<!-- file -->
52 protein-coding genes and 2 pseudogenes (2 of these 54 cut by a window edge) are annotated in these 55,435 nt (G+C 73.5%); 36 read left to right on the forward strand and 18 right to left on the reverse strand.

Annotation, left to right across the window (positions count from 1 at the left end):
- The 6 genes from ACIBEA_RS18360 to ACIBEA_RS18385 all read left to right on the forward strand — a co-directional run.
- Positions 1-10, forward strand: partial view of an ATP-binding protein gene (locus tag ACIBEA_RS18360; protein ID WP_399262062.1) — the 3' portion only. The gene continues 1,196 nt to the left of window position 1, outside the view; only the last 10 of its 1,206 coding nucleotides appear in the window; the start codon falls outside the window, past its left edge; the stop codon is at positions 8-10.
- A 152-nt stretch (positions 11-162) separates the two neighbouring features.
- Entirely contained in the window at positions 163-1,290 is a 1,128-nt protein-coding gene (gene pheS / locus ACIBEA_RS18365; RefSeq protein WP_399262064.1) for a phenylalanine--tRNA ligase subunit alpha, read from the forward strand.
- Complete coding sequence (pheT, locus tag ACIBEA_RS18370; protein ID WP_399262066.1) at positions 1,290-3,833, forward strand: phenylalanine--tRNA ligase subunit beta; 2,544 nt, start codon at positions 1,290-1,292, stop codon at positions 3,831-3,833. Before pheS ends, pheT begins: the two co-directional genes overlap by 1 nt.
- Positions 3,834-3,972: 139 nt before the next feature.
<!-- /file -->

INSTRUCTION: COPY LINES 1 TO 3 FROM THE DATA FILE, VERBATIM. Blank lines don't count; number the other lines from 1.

52 protein-coding genes and 2 pseudogenes (2 of these 54 cut by a window edge) are annotated in these 55,435 nt (G+C 73.5%); 36 read left to right on the forward strand and 18 right to left on the reverse strand.

Annotation, left to right across the window (positions count from 1 at the left end):
- The 6 genes from ACIBEA_RS18360 to ACIBEA_RS18385 all read left to right on the forward strand — a co-directional run.